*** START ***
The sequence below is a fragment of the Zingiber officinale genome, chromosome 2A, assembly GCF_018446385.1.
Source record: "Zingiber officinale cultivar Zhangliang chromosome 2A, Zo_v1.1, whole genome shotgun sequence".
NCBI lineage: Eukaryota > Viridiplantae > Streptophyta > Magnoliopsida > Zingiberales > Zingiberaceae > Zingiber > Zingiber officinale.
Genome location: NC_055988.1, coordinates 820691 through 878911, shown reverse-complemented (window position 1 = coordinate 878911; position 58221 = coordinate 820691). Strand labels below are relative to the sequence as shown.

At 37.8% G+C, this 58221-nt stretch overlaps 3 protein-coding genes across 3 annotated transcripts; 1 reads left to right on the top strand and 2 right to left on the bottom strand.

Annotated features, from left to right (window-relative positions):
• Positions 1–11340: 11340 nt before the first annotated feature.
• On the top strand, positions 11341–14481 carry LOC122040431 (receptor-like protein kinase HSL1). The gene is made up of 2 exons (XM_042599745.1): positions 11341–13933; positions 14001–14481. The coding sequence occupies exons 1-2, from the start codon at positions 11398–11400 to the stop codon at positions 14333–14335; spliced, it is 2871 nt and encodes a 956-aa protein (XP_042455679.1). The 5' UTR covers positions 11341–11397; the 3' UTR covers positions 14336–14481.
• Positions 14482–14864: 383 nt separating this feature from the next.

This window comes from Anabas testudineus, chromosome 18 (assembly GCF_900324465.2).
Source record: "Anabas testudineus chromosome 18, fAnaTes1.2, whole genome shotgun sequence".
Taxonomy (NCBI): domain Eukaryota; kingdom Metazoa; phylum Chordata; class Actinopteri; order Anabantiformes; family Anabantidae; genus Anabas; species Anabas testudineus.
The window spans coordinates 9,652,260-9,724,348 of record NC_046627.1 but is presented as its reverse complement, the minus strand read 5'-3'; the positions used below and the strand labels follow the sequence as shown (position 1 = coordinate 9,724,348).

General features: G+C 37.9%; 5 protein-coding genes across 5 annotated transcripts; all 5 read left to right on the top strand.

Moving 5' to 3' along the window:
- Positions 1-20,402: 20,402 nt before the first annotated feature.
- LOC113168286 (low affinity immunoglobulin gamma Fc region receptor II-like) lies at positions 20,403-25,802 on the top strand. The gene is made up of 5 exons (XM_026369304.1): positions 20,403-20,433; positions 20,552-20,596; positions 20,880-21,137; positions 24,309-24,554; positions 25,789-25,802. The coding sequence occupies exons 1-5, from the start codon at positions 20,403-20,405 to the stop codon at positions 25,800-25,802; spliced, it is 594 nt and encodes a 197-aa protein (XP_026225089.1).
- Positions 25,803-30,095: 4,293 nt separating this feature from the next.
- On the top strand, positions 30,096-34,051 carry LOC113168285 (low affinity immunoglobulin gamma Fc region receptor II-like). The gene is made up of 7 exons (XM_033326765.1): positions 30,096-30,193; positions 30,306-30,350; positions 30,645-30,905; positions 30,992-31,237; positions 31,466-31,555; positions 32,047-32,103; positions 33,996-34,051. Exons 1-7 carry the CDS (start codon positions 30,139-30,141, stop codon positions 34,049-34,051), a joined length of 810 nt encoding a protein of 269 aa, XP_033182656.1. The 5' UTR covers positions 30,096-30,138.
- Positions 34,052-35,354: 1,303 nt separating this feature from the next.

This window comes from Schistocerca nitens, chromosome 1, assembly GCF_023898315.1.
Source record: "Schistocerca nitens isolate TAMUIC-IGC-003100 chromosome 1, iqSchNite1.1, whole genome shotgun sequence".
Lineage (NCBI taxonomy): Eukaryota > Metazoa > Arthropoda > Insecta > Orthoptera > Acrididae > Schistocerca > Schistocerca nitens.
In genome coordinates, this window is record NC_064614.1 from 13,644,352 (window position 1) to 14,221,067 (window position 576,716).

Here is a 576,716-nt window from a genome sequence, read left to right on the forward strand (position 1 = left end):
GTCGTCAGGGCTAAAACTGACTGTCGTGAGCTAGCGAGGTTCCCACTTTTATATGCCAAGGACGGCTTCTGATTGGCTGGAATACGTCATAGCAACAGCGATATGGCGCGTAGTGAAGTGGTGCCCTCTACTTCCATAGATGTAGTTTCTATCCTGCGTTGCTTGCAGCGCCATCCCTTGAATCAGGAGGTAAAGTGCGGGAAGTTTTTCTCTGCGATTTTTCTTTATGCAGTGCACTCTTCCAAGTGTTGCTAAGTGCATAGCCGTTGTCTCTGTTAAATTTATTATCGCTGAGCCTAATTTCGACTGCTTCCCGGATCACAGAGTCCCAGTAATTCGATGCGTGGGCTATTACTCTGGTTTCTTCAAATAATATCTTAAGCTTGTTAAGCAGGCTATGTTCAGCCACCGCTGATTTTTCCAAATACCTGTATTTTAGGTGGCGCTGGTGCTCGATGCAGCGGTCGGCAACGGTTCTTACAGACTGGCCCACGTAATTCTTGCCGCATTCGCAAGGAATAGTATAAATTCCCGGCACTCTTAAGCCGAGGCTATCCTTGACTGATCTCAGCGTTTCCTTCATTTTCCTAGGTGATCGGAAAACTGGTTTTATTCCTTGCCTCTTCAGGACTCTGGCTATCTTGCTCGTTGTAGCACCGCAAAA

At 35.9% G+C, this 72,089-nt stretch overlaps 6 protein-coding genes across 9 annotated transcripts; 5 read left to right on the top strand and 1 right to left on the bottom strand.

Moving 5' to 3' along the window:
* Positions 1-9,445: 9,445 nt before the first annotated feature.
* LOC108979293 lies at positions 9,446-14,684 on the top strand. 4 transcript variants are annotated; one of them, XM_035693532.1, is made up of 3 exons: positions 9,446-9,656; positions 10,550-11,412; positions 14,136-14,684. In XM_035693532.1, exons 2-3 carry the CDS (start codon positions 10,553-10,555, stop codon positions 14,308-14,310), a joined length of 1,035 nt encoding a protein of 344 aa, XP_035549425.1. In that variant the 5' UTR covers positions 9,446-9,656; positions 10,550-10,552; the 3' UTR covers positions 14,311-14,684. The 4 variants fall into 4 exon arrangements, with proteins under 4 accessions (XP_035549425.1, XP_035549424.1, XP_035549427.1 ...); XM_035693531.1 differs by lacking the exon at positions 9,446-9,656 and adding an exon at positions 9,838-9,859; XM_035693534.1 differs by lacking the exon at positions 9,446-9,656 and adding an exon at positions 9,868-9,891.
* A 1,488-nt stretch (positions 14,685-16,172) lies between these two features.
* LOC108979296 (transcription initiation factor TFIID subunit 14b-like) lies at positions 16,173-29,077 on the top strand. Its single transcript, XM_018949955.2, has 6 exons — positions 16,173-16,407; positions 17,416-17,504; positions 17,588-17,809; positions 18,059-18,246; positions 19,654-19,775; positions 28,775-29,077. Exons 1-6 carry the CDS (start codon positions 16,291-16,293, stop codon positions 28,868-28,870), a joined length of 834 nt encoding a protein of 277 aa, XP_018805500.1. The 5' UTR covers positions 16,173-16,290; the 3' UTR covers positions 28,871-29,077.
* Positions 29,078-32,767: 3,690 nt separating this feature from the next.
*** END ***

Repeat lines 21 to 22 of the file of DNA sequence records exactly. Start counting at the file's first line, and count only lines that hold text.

This window comes from Schistocerca nitens, chromosome 1, assembly GCF_023898315.1.
Source record: "Schistocerca nitens isolate TAMUIC-IGC-003100 chromosome 1, iqSchNite1.1, whole genome shotgun sequence".